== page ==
The Valley of Olympus by Octavus Roy Cohen. D. Appleton (1929), 297 pp.
Larry Wycoff, a handsome and dedicated young lawyer from Alabama, holds only a minor post at his prestigious Los Angeles firm. Then his boss, Conrad Aikman, offers him an unusual assignment. Tyra Karlson, a gorgeous Swedish actress with prospects of a lucrative film career, needs to remain in the United States after her contract expires. One way for her to sidestep citizenship requirements is to marry an American and live with him for a year. Larry is deeply smitten as soon as he meets Tyra, so he readily agrees to the job. But he’ll have problems, since expressing his feelings won’t be part of the arrangement.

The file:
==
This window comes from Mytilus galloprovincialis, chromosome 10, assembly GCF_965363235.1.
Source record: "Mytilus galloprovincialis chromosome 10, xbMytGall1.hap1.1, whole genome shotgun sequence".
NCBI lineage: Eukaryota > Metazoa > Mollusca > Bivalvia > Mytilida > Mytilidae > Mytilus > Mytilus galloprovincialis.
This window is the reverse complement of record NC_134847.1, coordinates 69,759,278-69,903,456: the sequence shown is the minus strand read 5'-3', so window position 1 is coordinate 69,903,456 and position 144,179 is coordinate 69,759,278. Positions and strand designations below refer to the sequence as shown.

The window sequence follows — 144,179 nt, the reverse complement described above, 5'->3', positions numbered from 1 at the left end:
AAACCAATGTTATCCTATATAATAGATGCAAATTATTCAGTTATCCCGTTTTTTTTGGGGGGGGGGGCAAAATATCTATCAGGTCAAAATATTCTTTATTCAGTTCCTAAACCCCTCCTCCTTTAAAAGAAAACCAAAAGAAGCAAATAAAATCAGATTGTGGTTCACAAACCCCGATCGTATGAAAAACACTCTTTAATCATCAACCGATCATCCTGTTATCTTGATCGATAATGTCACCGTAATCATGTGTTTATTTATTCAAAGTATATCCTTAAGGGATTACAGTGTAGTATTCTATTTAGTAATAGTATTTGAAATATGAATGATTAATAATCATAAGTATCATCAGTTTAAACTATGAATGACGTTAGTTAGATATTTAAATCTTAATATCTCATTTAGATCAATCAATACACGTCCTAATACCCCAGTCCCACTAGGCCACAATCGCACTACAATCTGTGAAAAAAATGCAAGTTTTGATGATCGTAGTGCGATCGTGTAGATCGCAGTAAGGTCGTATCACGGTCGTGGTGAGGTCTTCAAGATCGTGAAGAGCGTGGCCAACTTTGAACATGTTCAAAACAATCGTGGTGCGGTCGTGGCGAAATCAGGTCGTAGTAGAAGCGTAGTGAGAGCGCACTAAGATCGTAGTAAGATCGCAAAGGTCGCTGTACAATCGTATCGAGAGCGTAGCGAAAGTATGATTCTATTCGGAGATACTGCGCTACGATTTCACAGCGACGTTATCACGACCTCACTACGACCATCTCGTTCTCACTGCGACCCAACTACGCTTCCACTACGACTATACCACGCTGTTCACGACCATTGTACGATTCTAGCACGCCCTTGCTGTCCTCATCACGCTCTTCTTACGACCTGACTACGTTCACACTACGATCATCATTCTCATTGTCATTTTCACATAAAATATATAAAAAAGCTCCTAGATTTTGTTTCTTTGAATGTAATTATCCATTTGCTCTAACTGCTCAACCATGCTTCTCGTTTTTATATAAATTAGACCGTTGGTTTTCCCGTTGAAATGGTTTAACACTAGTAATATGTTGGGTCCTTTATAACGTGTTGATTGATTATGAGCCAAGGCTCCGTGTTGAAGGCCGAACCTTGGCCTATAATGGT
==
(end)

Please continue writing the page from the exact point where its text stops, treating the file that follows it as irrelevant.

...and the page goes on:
This novel, a puffed up version of a magazine serial, does very little with what was presumably a less familiar premise eighty years ago than it is today. The main characters, Larry and Tyra, are too righteous and too shallow to generate much interest. Very little happens for the first 200 pages, after which the setting moves to Alabama and some plot twists ensue. The story nonetheless ends exactly in the way that readers expect. Cohen never comments on Kyra’s motivating desire -- to replace a contract that pays her 100 times as much as the average American worker with one that pays 400 times as much. If he had, the book might warrant a tiny modern audience.